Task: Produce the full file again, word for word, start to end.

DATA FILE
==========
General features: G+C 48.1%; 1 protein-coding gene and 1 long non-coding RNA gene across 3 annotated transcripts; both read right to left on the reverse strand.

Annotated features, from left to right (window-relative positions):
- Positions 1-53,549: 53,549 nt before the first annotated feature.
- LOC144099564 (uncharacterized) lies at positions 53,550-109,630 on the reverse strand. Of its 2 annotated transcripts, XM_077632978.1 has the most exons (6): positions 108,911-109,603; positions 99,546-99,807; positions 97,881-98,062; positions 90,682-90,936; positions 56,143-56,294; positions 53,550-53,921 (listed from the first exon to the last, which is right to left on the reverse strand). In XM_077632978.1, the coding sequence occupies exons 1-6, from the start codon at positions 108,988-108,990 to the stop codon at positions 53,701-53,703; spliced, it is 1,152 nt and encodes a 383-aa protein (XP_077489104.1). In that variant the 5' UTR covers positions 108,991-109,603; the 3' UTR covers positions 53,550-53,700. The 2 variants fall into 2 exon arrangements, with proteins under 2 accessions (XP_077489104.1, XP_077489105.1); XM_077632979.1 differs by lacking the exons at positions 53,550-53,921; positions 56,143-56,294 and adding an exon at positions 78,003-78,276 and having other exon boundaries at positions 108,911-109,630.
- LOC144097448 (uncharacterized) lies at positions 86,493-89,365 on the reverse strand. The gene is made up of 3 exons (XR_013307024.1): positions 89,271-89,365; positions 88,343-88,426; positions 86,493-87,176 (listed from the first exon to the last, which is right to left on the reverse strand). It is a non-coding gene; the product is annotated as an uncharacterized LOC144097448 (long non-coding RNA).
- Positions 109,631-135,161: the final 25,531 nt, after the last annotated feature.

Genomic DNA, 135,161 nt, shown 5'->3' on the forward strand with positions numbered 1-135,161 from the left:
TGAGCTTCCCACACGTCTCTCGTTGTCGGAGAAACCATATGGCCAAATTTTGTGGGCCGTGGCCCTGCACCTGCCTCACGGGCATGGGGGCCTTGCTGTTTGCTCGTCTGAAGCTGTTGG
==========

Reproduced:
General features: G+C 48.1%; 1 protein-coding gene and 1 long non-coding RNA gene across 3 annotated transcripts; both read right to left on the reverse strand.

Annotated features, from left to right (window-relative positions):
- Positions 1-53,549: 53,549 nt before the first annotated feature.
- LOC144099564 (uncharacterized) lies at positions 53,550-109,630 on the reverse strand. Of its 2 annotated transcripts, XM_077632978.1 has the most exons (6): positions 108,911-109,603; positions 99,546-99,807; positions 97,881-98,062; positions 90,682-90,936; positions 56,143-56,294; positions 53,550-53,921 (listed from the first exon to the last, which is right to left on the reverse strand). In XM_077632978.1, the coding sequence occupies exons 1-6, from the start codon at positions 108,988-108,990 to the stop codon at positions 53,701-53,703; spliced, it is 1,152 nt and encodes a 383-aa protein (XP_077489104.1). In that variant the 5' UTR covers positions 108,991-109,603; the 3' UTR covers positions 53,550-53,700. The 2 variants fall into 2 exon arrangements, with proteins under 2 accessions (XP_077489104.1, XP_077489105.1); XM_077632979.1 differs by lacking the exons at positions 53,550-53,921; positions 56,143-56,294 and adding an exon at positions 78,003-78,276 and having other exon boundaries at positions 108,911-109,630.
- LOC144097448 (uncharacterized) lies at positions 86,493-89,365 on the reverse strand. The gene is made up of 3 exons (XR_013307024.1): positions 89,271-89,365; positions 88,343-88,426; positions 86,493-87,176 (listed from the first exon to the last, which is right to left on the reverse strand). It is a non-coding gene; the product is annotated as an uncharacterized LOC144097448 (long non-coding RNA).
- Positions 109,631-135,161: the final 25,531 nt, after the last annotated feature.

Genomic DNA, 135,161 nt, shown 5'->3' on the forward strand with positions numbered 1-135,161 from the left:
TGAGCTTCCCACACGTCTCTCGTTGTCGGAGAAACCATATGGCCAAATTTTGTGGGCCGTGGCCCTGCACCTGCCTCACGGGCATGGGGGCCTTGCTGTTTGCTCGTCTGAAGCTGTTGG